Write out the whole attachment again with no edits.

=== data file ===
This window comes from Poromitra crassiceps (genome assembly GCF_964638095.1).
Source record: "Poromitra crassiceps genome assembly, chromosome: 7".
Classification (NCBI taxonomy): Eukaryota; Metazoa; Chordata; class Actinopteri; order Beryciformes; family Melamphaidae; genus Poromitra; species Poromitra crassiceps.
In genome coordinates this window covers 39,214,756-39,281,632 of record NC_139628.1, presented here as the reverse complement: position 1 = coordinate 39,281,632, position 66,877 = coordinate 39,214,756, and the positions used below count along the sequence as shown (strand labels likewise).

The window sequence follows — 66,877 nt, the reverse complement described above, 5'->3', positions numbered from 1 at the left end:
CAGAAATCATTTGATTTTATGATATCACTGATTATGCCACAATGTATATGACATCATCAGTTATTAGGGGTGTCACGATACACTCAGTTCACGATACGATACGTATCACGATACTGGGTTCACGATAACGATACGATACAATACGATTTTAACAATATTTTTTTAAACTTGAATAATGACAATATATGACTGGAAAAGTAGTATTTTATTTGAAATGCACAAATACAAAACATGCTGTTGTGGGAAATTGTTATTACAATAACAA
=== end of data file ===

This window comes from Poromitra crassiceps (genome assembly GCF_964638095.1).
Source record: "Poromitra crassiceps genome assembly, chromosome: 7".
Classification (NCBI taxonomy): Eukaryota; Metazoa; Chordata; class Actinopteri; order Beryciformes; family Melamphaidae; genus Poromitra; species Poromitra crassiceps.
In genome coordinates this window covers 39,214,756-39,281,632 of record NC_139628.1, presented here as the reverse complement: position 1 = coordinate 39,281,632, position 66,877 = coordinate 39,214,756, and the positions used below count along the sequence as shown (strand labels likewise).

The window sequence follows — 66,877 nt, the reverse complement described above, 5'->3', positions numbered from 1 at the left end:
CAGAAATCATTTGATTTTATGATATCACTGATTATGCCACAATGTATATGACATCATCAGTTATTAGGGGTGTCACGATACACTCAGTTCACGATACGATACGTATCACGATACTGGGTTCACGATAACGATACGATACAATACGATTTTAACAATATTTTTTTAAACTTGAATAATGACAATATATGACTGGAAAAGTAGTATTTTATTTGAAATGCACAAATACAAAACATGCTGTTGTGGGAAATTGTTATTACAATAACAA